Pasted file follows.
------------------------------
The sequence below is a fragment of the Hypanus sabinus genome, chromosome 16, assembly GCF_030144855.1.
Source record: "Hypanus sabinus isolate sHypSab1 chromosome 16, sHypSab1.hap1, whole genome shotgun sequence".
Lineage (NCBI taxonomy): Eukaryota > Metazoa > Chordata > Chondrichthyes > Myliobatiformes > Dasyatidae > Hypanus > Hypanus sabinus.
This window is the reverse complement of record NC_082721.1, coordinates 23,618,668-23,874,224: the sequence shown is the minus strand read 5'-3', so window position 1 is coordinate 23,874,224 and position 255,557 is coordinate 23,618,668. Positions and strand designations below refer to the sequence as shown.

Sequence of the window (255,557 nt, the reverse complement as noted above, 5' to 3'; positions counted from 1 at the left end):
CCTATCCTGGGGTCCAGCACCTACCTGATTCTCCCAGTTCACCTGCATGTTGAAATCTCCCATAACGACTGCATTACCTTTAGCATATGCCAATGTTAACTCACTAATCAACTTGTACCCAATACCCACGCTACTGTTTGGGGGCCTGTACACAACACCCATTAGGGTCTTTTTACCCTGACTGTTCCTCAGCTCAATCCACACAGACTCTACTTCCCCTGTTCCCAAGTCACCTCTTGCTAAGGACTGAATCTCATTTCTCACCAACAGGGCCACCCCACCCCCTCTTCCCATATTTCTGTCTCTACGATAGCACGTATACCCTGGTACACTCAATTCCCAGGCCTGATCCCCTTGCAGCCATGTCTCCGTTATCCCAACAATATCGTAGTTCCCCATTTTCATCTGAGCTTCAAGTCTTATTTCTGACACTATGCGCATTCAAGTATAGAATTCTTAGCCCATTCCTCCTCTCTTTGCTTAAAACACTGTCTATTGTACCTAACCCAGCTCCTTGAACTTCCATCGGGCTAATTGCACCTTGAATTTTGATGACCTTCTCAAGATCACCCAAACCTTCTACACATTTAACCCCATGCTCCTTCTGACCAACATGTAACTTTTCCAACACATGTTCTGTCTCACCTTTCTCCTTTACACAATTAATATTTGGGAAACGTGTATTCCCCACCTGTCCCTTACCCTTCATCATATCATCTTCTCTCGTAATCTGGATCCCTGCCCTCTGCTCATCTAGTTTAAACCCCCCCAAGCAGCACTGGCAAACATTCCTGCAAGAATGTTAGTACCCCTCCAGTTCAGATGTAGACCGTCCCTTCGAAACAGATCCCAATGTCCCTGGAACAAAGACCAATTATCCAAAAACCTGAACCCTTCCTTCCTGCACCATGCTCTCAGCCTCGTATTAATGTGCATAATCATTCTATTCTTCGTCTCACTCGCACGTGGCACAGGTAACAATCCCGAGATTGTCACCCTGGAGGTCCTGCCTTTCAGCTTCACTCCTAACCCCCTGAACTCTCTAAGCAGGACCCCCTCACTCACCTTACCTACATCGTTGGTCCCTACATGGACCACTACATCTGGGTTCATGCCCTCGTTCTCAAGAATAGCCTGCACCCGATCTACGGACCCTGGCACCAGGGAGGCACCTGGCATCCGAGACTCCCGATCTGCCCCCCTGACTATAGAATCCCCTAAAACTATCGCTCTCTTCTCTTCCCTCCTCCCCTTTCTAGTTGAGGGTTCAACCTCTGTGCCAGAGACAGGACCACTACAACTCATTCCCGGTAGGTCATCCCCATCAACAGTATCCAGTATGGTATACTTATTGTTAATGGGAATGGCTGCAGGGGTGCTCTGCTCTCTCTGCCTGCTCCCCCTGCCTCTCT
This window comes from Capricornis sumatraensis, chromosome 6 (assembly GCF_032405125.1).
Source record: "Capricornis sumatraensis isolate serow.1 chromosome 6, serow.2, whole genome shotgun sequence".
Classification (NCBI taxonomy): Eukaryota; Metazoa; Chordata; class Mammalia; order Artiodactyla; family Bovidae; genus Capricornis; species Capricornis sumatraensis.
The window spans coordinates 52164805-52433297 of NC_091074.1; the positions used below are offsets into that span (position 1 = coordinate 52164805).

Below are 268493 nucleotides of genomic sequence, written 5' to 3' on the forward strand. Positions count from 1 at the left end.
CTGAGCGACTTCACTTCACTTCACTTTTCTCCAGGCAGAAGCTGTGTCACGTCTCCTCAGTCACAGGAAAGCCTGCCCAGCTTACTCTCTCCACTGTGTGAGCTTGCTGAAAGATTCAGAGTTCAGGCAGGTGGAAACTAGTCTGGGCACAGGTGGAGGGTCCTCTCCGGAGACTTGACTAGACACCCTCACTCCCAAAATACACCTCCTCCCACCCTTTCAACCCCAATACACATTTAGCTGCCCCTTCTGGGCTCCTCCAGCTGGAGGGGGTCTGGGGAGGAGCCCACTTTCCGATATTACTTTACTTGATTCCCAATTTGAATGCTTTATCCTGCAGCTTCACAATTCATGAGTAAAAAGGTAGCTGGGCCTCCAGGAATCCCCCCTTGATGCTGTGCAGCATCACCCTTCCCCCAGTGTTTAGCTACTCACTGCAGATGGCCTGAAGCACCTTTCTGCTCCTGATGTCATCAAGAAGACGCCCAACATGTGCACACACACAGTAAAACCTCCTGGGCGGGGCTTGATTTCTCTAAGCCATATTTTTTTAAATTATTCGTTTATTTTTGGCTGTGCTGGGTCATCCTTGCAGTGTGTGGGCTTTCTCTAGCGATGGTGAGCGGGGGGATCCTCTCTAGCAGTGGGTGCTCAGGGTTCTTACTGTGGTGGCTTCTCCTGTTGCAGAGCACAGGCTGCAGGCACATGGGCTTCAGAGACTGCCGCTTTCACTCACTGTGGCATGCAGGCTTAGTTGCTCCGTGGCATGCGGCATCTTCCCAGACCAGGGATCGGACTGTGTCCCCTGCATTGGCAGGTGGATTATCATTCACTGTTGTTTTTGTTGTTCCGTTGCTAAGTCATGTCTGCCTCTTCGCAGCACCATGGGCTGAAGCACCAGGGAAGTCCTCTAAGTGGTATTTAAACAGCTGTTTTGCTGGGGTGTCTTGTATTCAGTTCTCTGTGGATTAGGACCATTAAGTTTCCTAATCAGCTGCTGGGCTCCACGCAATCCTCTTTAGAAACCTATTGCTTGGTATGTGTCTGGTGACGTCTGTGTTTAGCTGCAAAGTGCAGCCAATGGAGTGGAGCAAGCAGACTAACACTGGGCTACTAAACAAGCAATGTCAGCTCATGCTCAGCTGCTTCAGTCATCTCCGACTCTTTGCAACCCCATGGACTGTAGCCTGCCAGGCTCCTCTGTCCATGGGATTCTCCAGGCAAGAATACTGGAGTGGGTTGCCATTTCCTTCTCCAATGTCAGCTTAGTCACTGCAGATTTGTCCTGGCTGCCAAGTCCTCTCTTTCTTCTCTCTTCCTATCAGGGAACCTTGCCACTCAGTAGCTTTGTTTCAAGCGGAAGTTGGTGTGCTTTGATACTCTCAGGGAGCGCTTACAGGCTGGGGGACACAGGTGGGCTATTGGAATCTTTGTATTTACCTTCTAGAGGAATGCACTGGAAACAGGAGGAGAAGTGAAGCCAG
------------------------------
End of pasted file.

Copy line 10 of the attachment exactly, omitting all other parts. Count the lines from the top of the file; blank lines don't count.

The window spans coordinates 52164805-52433297 of NC_091074.1; the positions used below are offsets into that span (position 1 = coordinate 52164805).